In between the calls that Aramis had made, Porthos had attempted to get a call directly through to Villiers House, where the Duchess of Buckingham was supposed to be. Dana had run through the app Planchet had made for her a million years ago, which gathered all of Buck’s appearances on social media, but the athletic duchess had become something of a digital hermit in recent weeks.
Still, there was no hint that she had stepped outside her home in days. Why wouldn’t she accept the call? They kept trying, Dana taking over the job after Porthos left with Aramis.
Perhaps Chevreuse would have better luck getting through.
Dana leaned back against the smooth, white curve of the privacy booth wall, wondering if Athos was done with his own call yet, and if Bee would prove to be an ally. They had decided it was worth the risk to try and tell her the truth – after all, it wasn’t like Athos had not already tipped Milord off that they knew his plans.
And at least – it was a small thing to be grateful for – but at least Milord did not have that sealed stud from the Cardinal, promising amnesty for any crime he cared to commit. At least Athos had secured that.
Dana had been trying very hard not to think about the fact that Milord wanted her death as a personal reward for the latest assassination he had been requested to carry out.
Worst rebound fling ever.
She hit the call key again and watched a still image of Villiers House, in the duchy of Buckingham, on the continent of Castillion, on the planet Valour, fill the screen as she waited for the signal to tell her for the fourth time, that the call had not been accepted.
Instead, the screen flickered and gave way to a friendly amber-brown face with gold scales running down the edge of his face and neck, and blue-tipped spiky black hair.
Goddamn, she had forgotten how beautiful Conrad Su was. He wore loose practice gear, and was grinning as if she had caught him in the middle of laughing at someone else’s joke. “Villiers House,” he said smoothly in his courtier’s voice, then did a double take at the screen. “Holy shit.”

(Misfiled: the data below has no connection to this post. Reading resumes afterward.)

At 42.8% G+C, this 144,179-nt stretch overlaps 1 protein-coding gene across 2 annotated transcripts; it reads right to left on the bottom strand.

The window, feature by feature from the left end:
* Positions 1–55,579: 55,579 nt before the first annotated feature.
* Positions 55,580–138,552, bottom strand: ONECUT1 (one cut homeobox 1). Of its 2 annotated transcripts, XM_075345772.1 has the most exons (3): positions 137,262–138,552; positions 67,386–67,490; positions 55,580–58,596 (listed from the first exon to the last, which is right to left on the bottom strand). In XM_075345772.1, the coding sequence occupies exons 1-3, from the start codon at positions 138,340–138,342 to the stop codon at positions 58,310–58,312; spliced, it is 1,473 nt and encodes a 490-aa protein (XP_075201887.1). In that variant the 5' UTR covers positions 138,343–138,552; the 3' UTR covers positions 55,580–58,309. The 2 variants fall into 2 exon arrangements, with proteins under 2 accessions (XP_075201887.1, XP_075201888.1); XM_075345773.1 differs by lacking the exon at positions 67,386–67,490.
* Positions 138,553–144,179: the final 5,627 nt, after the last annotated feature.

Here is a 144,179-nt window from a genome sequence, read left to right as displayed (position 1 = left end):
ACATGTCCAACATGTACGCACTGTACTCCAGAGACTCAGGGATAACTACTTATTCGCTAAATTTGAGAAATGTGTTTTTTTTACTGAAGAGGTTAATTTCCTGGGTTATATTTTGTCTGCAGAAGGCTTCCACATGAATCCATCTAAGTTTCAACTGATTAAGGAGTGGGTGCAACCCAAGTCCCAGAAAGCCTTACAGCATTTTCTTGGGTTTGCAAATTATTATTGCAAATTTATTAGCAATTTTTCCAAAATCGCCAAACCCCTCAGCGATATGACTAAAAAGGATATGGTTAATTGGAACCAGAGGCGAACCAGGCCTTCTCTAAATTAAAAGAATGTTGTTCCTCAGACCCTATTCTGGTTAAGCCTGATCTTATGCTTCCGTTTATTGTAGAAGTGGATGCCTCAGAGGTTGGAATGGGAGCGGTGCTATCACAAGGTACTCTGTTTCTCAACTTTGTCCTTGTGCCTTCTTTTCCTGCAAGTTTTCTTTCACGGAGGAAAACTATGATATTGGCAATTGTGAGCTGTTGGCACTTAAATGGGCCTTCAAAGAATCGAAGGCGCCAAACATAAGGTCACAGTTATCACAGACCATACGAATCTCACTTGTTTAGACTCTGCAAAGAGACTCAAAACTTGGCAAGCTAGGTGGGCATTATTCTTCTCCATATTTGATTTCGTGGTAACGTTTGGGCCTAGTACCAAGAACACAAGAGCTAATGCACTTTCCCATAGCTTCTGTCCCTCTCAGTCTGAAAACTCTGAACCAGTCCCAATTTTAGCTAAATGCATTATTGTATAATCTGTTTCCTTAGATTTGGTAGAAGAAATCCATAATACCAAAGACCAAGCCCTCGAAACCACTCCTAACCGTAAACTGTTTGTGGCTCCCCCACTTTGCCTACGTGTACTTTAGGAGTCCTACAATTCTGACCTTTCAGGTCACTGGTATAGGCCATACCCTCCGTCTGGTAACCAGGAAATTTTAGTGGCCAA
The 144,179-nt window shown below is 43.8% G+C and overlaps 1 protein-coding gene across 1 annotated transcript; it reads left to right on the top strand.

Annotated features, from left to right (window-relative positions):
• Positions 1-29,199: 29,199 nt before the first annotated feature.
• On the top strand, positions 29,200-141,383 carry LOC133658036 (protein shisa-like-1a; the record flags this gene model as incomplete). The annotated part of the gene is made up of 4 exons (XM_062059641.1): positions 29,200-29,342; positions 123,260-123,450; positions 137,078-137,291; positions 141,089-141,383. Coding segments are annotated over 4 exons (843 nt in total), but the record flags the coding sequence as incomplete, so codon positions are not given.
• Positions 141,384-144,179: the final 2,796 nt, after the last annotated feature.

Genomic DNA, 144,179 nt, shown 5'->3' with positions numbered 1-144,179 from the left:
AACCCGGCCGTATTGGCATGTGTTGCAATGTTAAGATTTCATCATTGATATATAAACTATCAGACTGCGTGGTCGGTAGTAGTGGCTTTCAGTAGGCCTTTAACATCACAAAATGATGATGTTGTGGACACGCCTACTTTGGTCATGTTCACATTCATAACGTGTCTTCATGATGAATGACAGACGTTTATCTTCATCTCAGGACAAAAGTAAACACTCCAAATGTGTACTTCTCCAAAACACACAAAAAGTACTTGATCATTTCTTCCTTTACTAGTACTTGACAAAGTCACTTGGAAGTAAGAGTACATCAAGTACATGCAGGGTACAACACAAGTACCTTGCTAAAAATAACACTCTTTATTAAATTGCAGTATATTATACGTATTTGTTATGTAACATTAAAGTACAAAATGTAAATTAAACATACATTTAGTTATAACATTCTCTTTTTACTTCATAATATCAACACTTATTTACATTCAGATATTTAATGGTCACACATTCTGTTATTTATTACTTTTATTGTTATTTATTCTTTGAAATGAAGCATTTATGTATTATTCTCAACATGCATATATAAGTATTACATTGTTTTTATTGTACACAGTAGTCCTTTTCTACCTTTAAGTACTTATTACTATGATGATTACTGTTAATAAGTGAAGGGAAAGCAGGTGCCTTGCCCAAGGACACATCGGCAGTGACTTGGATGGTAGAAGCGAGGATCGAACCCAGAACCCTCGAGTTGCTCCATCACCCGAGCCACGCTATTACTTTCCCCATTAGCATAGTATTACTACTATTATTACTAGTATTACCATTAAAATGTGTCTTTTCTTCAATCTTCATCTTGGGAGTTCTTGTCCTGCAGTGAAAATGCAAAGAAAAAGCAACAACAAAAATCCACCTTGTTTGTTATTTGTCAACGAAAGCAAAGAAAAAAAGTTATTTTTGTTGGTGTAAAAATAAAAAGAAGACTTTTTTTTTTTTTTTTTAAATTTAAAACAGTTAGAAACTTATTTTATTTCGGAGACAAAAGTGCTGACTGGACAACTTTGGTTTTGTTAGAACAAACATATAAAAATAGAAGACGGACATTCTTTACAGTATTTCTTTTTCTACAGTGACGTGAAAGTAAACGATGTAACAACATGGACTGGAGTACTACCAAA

“Hey,” said Dana, laughing at him, because he looked mortified at losing his cool in front of her, and that was kind of adorable. “Miss me?”
“Always,” he said, recovering a little of his usual swagger. “How did you even know I was hiding out here?”
“I didn’t. I called for Buck.”
“Well, now I am disappointed.” And Conrad made a disappointed face that made her want to reach through the screen and smack him, or possibly kiss his face off.
Yeah, who was she even kidding with those options.
“I’m actually being serious now,” she told him sternly. “This is my serious expression. Has anything unusual happened lately?”
“Buck keeps to herself most of the time. I’ve hardly managed to get her to joust with me at all, though she has a kickass zero-G practice tank in her back garden. Luckily she seems to hire security guards who like their sport, so I can usually find someone off duty to play with me. Keeps me from going completely stir crazy.”
Dana grazed her lower lip with her teeth. “No security issues to worry about?”
“We’ve had word from the local Marshal to be on alert, and we’ve stepped up house and perimeter patrols,” said Conrad, his face losing some of its customary humour. “You had something to do with that?”
Felton was on it, then, after being alerted by Aramis to the situation. That was good to know.
“There’s been an assassination threat,” said Dana, and she hesitated to say it out loud, but these comms lines were the best they were likely to ever have access to, it wasn’t as if they wanted it to be a state secret. Still, part of her felt that if she said the name out loud, then Conrad would figure out everything – her ridiculous behaviour around Milord, for a start – and she hadn’t realised until now that she really, really did not want him to know what an idiot she had been.
Huh. That was probably something to emotionally unpack at some point. But not right now.
“To Buck?” Conrad asked, switching quickly from flirtatious to businesslike.
“Given your history with the assassin in question, you’re probably both at risk.” A stab of worry went through Dana, but it wasn’t like she had any right to tell Conrad to leave Villiers House, to put as much distance as he could between himself and the Duchess of Buckingham.
“Ah,” Conrad sighed, tilting his head tiredly to one side. “Our silver-haired friend?”
“He doesn’t always look the same,” said Dana, and bit her lip again, hard. “And I don’t just mean that he wears brown hair half the time, especially when he’s on Valour. I mean, he could look like anyone, Conrad.”
The tailor whistled beneath his breath. “I’ve heard of tech like that.”
“So have I,” Dana said pointedly. “But I’m pretty sure he doesn’t have to use it.”
And there it was, his expression freezing over as her information finally got across. There were only one known race who could change their faces as easily as their clothes, and the Solar System were currently at war with them.